Owen Chase was first mate on the Essex, a Nantucket whaling ship that was sunk by an enraged sperm whale in the middle of the Pacific Ocean in 1820. Cast adrift in tiny lifeboats, Chase and his fellow survivors considered their options. To the west lay the Marquesas Islands, which they feared were inhabited by cannibal tribes; to the east, much farther away, the coast of Chile. The sailors chose the latter, but headwinds blew them off course and they spent months at sea with little food or water. In a tragic irony, they were forced to resort to cannibalism themselves before they were rescued by a passing American vessel.
Chase wrote about his harrowing experiences in this memoir, first published in 1821. It has been reissued to tie in with Ron Howard’s film version, out later this year; both the book and the movie are being marketed as “the true story that inspired Moby-Dick”. Chase was, in fact, only one among many sources for Herman Melville’s great novel (although, to be fair, a big-screen adaptation of, say, Thomas Beale’s The Natural History of the Sperm Whale would probably have struggled to get the Hollywood green light).
Melville charitably called Chase’s book a “plain and faithful narrative,” but it’s rather awkwardly written; you can find more dramatic renditions of the Essex story in Charles Olson’s Call Me Ishmael (1947) and Nathaniel Philbrick’s National Book Award-winning In the Heart of the Sea (2000) – the latter draws on other survivors’ accounts and forms the basis of Howard’s film. Nevertheless, Chase’s original is worth reading for the small, poignant details that reveal the depths of the hunger that led him to transgress that terrible taboo: when flying fish land in the bottom of Chase’s boat, the sailors gobble them down raw, “scales, wings and all”.
Malice by Keigo Higashino (trs by Alexander o Smith) (Abacus £8.99)
It may seem strange from the country that gave us Hello Kitty, but cats often get a raw deal in Japanese literature. In the work of Yukio Mishima and Haruki Murakami, moggie-murder is a recurring trope – it’s often used as shorthand to suggest a character’s criminal psychosis.
Cat-killing is also a major plot device in this superb mystery-thriller from the Japanese novelist Keigo Higashino. The book centres on the murder of a famous writer, Hidaka– a crime that may or may not have something to do with his tendency to poison the neighbourhood kittens. The chief suspect is another writer, Nonoguchi, whose unreliable testimony forms the bulk of the narrative; we also hear from Kaga, the workaholic detective assigned to the case.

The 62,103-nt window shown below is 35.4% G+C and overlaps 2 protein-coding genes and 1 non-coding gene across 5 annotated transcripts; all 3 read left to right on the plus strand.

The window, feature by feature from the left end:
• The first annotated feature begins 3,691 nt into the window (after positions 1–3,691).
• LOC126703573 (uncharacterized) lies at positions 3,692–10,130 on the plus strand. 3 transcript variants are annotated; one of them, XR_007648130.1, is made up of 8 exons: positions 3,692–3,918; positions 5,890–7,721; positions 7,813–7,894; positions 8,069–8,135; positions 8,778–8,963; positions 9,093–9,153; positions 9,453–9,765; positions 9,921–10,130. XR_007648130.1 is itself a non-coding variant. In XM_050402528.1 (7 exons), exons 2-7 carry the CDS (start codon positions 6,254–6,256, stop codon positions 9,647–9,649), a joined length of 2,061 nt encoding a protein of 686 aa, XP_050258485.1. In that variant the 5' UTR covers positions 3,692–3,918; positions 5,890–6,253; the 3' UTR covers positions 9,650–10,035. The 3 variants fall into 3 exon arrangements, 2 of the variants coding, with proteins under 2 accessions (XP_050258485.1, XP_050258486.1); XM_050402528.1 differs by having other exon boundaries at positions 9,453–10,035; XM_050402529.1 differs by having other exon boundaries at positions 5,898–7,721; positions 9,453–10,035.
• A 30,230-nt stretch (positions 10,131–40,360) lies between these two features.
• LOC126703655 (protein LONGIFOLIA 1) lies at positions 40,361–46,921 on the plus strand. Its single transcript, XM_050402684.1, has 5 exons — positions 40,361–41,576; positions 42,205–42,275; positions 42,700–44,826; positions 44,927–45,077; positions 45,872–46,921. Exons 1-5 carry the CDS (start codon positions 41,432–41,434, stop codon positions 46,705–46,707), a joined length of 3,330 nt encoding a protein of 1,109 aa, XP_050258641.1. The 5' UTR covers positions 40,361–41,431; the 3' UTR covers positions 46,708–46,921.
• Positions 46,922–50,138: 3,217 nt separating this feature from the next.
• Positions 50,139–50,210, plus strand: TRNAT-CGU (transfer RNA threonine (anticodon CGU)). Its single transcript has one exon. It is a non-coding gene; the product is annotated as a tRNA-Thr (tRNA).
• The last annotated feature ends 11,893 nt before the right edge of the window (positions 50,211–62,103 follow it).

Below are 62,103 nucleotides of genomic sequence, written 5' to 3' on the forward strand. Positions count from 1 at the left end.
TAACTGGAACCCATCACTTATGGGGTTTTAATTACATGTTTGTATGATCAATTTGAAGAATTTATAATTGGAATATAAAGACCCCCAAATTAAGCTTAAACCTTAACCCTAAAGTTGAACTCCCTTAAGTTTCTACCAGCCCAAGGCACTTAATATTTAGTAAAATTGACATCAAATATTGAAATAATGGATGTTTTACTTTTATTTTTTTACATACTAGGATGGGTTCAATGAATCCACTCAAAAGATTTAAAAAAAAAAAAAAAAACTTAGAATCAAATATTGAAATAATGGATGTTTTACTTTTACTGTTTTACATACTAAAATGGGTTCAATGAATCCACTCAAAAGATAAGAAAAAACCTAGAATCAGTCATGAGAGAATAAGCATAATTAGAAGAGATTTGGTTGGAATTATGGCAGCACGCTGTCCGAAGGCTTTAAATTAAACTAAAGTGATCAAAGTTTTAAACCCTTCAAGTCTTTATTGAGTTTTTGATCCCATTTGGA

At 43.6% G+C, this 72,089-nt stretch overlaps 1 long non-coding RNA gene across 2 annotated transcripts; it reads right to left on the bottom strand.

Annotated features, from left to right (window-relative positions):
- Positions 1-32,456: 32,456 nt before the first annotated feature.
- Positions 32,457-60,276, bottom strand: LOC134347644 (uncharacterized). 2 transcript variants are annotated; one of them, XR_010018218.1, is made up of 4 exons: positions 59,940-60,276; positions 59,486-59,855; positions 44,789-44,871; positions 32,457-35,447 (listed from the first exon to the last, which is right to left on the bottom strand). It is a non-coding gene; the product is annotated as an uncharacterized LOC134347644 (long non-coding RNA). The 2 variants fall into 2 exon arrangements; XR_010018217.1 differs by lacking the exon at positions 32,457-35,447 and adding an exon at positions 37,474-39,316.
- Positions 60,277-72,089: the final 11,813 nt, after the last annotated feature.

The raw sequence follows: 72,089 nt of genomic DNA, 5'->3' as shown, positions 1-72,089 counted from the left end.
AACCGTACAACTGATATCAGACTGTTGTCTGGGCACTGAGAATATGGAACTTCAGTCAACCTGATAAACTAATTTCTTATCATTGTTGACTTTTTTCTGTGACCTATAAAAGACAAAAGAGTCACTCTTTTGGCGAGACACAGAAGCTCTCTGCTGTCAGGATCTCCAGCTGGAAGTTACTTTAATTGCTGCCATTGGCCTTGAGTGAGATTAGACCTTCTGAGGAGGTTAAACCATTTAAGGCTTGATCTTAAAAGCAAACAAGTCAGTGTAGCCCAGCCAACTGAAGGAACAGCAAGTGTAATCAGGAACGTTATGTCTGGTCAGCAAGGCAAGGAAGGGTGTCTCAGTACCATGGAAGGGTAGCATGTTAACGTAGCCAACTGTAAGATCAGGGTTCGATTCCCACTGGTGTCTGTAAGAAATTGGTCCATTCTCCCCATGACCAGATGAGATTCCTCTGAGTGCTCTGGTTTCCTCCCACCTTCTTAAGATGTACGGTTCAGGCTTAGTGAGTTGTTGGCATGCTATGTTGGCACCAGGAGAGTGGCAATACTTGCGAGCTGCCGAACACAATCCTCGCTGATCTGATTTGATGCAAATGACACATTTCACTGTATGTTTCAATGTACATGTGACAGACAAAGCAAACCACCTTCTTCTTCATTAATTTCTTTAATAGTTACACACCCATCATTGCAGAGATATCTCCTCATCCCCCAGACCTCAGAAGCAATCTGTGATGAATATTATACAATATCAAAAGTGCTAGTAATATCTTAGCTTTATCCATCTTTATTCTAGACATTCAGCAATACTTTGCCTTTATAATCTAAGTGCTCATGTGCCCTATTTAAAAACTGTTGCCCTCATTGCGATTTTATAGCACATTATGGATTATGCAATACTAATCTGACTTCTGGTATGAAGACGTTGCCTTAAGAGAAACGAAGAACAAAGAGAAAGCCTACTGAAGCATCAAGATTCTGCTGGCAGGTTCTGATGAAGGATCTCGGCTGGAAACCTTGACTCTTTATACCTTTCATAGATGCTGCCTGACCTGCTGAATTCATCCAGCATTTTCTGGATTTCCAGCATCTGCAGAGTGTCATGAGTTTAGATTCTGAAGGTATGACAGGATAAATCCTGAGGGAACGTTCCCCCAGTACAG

To reveal any more would be to risk spoiling this novel’s revelatory pleasures. Suffice it to say that the story has more twists and turns than the Tokyo metro – and proves that Higashino is a master of the form.
White Beech by Germaine Greer (Bloomsbury £9.99)
In 2001, Germaine Greer bought a run-down dairy farm in Queensland. This memoir tells the story of how she teamed up with her botanist sister to turn the land into a forest reserve, a haven for birds and beasts and rare white beech trees. Greer’s writing about nature is truly wonderful: a bird’s “fanned brick-red tail is edged with a white so bright it seems to leave tracks in the sunlit air”; “emus loped beside me … my ears tuned to the electric sizzle of the finches’ song”. Indeed, to fulfil her stated goal of “conveying the deep joy that rebuilding wild nature can bring” Greer might have given freer rein to this poetic impulse, and submitted the more academic parts of the book to a bit of pruning.
The Rise of Islamic State by Patrick Cockburn (Verso £9.99)
Veteran Independent on Sunday journalist Patrick Cockburn is one of our foremost experts on the Middle East, and this book, which addresses the rise of Islamic State of Iraq and the Levant (Isis), is essential reading. Cockburn describes how the militant jihadi group has taken advantage of the weakness of the Iraqi government and the Syrian civil war to win a huge swathe of territory. Cockburn examines and analyses very recent Isis assaults and also takes a step back to explore how these events reflect wider trends, including the conflict between Sunni and Shi’a, and the resurgent Cold War between the US and Russia. Cockburn’s conclusion is chastening: “A new and terrifying state has been born that will not easily disappear.”
The Poetry of Sex, edited by Sophie Hannah (Penguin £9.99)
Whether you’re loved up after Valentine’s Day, or sick of the whole shebang, this collection of poetry about sex will have something for you. Sophie Hannah’s excellent selection ranges over centuries, from Ovid to Carol Ann Duffy. The tone moves from the ecstatically sensual (Michelle McGrane’s “If You Are Lucky”: “the hot-breathed arrival of desire/the frenzied coupling/as you opened soundlessly/and the world flooded into you”) to the playful (E E Cummings’s “May I Feel”: “may i touch said he/how much said she/ a lot said he/why not said she”). You also get no fewer than two lust-drenched poems about the James Bond actor Daniel Craig for your money, if he’s your thing.